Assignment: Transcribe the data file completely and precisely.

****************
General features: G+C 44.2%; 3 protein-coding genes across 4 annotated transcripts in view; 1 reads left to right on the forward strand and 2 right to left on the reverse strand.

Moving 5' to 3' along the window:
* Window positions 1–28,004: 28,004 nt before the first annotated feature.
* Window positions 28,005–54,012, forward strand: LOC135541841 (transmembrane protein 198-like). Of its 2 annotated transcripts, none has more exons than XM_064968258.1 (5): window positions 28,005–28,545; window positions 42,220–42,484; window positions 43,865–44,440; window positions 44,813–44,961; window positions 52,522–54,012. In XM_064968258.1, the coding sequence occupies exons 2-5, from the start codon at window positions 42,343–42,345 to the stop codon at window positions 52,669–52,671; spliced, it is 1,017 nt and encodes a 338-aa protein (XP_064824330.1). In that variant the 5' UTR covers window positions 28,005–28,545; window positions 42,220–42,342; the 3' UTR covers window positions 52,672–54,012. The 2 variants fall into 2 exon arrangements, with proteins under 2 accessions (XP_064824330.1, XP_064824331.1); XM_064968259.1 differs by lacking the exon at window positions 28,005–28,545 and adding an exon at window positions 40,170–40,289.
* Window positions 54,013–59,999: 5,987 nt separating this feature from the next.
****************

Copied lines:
General features: G+C 44.2%; 3 protein-coding genes across 4 annotated transcripts in view; 1 reads left to right on the forward strand and 2 right to left on the reverse strand.

Moving 5' to 3' along the window:
* Window positions 1–28,004: 28,004 nt before the first annotated feature.
* Window positions 28,005–54,012, forward strand: LOC135541841 (transmembrane protein 198-like). Of its 2 annotated transcripts, none has more exons than XM_064968258.1 (5): window positions 28,005–28,545; window positions 42,220–42,484; window positions 43,865–44,440; window positions 44,813–44,961; window positions 52,522–54,012. In XM_064968258.1, the coding sequence occupies exons 2-5, from the start codon at window positions 42,343–42,345 to the stop codon at window positions 52,669–52,671; spliced, it is 1,017 nt and encodes a 338-aa protein (XP_064824330.1). In that variant the 5' UTR covers window positions 28,005–28,545; window positions 42,220–42,342; the 3' UTR covers window positions 52,672–54,012. The 2 variants fall into 2 exon arrangements, with proteins under 2 accessions (XP_064824330.1, XP_064824331.1); XM_064968259.1 differs by lacking the exon at window positions 28,005–28,545 and adding an exon at window positions 40,170–40,289.
* Window positions 54,013–59,999: 5,987 nt separating this feature from the next.